I charge you in the presence of God and of Christ Jesus, Who will judge the living and the dead, and by His appearing and His kingly power: proclaim the word; be persistent whether it is convenient or inconvenient; convince, reprimand, encourage through all patience and teaching.

Paul is once again charging Timothy to remain strong and faithful in his ministry to his people. Paul reminds Timothy, as he has been doing, of what he learned. Paul does these recaps before he enters into the strong charge his listeners are called and recalled to.

Paul tells Timothy: Remain faithful to what you have learned and believed, because you know from whom you learned it

Now Paul was not necessarily referring to himself – you’ve got to get this, believe it, and live it just because I took the time to teach you. Paul never stood on his own words. Rather, Paul is helping Timothy to remember that his heart was touched, his soul was moved, by the Holy Spirit who imparted God’s word to him. This word – the Gospel of Jesus – has affected your life from the beginning. It has changed the course of your life and outcomes you would have otherwise been destined for.

Because God’s word comes to us by proclamation, through the insistence of faithful teachers, by the example of mentors, in ways that are ever human and ordinary, we can easily miss Who it is that is imparting the word. Paul reminds Timothy and us – you know from whom you learned it.

If we realize the source, the rest of Paul’s set of directives becomes easy: proclaim the word; be persistent whether it is convenient or inconvenient; convince, reprimand, encourage through all patience and teaching. If this thing I have, that we have, is from God it will prosper by our persistence and dedication, by our patience and teaching.

Jesus brings this all home. He uses the example of the worst of the worst doing right to show us how much more our great, powerful, all just, all merciful God will do for His faithful. He will prosper our proclamation, teaching, persistence, in good times or bad, work. All we need do is ask with faith.

What we ask in faith is not just some poor request from an underling – please support me if You get a moment God. No, it is a word of power from us who remain in Jesus. Jesus guarantees we will see it done speedily. Believe that!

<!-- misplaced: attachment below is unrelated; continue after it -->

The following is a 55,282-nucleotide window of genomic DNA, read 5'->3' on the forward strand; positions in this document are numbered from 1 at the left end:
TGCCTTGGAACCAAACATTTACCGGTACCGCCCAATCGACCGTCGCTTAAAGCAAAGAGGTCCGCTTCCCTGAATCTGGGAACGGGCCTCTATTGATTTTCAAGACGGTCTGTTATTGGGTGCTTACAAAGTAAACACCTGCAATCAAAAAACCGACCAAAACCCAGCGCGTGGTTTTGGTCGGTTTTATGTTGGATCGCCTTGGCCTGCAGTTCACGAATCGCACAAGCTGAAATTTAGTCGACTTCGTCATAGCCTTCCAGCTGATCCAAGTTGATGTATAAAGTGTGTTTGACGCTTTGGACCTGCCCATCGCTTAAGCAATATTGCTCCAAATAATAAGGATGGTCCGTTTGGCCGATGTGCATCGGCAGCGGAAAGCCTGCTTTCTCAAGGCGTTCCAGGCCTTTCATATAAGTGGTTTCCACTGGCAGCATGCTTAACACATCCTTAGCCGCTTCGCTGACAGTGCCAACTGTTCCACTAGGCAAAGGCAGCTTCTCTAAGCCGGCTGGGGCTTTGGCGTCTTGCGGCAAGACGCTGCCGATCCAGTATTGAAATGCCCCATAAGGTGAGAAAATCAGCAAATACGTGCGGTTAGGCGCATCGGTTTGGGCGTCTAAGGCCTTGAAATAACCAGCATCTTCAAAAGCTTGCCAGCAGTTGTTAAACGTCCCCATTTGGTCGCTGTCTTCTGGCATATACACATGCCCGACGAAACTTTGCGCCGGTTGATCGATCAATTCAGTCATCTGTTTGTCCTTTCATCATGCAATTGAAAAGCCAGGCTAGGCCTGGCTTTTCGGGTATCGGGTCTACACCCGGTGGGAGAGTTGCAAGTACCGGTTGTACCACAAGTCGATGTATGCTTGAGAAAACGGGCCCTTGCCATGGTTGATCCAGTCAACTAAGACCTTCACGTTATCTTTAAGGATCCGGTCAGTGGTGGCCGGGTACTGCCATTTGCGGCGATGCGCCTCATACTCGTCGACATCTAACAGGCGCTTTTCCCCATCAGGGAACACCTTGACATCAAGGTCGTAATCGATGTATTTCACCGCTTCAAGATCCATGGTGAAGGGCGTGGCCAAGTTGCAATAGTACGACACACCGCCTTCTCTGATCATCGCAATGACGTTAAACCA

Be annoying to
God.

I tell you, if he does not get up to give the visitor the loaves because of their friendship, he will get up to give him whatever he needs because of his persistence.

The ancient Greek philosopher Socrates was arrested for his challenges to the leaders of Athens. His student, Plato, recorded Socrates defense in the “Apology,” essentially the speech given by Socrates in court. As Socrates speaks he tells of the life he had lead, who he was, and his duty.

Socrates uses metaphor and compares himself to a gadfly and the state of Athens to a sluggish horse: “as upon a great noble horse, which was somewhat sluggish because of its size, and needed to be stirred up by a kind of gadfly.” The gadfly is irritating. Everyone wants to get rid of the gadfly, but by its constant buzzing and stinging it awakens the one being annoyed.
The gadfly gets attention. Socrates told the court and the people that his being a gadfly is a gift given to them by the gods.

As we meet Abraham again, God in His presence is about to go off and destroy Sodom and Gomorrah. Abraham becomes a gadfly to God. He is annoying, and he keeps at it. Five times he ask the Lord: What if there are only…

Similarly, by parable, Jesus tells us that this is perfectly fine. He tells us that the Father is open and accepting of our coming to Him in prayer and petition, even if we begin thinking we are annoying: he will get up to give him whatever he needs because of his persistence.

One of the hardest things we face in life is asking for the things we need. It is like taking the last piece of chicken or the last chocolate. We are afraid to grab after it and claim it. We hesitate to ask for a raise at work or for affection from someone we care about. We may feel unworthy, overly self-deprecating, or too shy. In the end we feel unworthy – how much more with God. He won’t hear or listen to me, who am I?

Abraham too was a little afraid, but he did press on. Jesus reassures us that we are perfectly right to press on, to be persistent, to be a gadfly to God. We are God’s adopted children. We are Jesus’ brothers and sisters. Jesus, God Himself, encourages us to approach the Throne of Grace, to storm heaven, to pray. Not just that, but we are to pray with confidence and persistence. St. Paul reminds us: Rejoice always, pray without ceasing, give thanks in all circumstances; for this is the will of God in Christ Jesus for you.

Yes, it is God’s will that we be those gadflies. The Father is not apart or immune from His children, which we are in Jesus. He will not hand us a rock or a snake. He will give that which we seek and ask for persistently and with faith. Let us keep at it.